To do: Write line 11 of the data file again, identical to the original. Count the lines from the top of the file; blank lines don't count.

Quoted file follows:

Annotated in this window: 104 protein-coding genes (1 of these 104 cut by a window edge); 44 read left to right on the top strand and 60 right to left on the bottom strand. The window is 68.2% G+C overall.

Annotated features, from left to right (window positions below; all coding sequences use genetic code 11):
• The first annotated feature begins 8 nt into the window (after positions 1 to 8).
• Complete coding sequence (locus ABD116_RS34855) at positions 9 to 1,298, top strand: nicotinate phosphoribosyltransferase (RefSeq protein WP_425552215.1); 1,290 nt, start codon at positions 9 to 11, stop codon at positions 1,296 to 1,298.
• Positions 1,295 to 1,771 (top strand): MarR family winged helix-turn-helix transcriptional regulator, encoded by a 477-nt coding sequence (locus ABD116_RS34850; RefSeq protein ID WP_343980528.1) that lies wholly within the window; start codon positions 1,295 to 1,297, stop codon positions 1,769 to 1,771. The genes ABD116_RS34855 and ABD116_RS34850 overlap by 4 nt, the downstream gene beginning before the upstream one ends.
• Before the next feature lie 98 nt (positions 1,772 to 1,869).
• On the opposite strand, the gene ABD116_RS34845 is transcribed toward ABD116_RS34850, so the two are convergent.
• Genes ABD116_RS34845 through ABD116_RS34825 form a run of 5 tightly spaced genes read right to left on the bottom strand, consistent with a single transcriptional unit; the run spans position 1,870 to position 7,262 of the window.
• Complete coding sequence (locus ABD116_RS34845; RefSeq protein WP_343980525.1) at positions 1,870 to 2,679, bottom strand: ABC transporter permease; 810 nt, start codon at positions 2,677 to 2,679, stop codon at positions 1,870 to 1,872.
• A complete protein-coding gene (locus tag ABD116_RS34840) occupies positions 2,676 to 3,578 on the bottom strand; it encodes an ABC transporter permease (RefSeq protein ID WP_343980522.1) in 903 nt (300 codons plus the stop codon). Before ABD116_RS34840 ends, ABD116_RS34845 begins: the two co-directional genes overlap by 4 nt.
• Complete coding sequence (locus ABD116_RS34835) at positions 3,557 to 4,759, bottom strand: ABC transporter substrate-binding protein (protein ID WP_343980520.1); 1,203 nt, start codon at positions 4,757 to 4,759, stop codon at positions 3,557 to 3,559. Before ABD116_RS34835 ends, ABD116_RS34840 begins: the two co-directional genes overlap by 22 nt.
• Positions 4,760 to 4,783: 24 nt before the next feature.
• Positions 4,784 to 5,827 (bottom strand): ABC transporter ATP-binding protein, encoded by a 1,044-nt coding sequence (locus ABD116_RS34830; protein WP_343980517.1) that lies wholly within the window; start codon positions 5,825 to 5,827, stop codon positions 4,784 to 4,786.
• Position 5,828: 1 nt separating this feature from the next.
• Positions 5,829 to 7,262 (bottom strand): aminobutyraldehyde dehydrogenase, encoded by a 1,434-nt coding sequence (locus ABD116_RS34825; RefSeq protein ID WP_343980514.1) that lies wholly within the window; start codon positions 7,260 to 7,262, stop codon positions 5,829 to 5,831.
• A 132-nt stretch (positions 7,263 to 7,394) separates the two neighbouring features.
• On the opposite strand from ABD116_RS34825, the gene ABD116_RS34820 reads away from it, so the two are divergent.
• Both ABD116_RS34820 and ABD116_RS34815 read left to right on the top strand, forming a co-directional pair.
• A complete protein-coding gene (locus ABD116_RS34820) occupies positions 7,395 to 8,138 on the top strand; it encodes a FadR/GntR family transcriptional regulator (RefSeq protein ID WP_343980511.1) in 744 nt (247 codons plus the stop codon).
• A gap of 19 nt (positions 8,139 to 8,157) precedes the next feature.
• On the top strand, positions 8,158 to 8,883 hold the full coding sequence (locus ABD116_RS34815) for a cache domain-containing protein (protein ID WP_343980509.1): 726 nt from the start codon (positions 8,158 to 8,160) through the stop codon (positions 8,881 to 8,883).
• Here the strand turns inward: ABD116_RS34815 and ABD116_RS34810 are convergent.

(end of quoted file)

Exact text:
• Complete coding sequence (locus ABD116_RS34835) at positions 3,557 to 4,759, bottom strand: ABC transporter substrate-binding protein (protein ID WP_343980520.1); 1,203 nt, start codon at positions 4,757 to 4,759, stop codon at positions 3,557 to 3,559. Before ABD116_RS34835 ends, ABD116_RS34840 begins: the two co-directional genes overlap by 22 nt.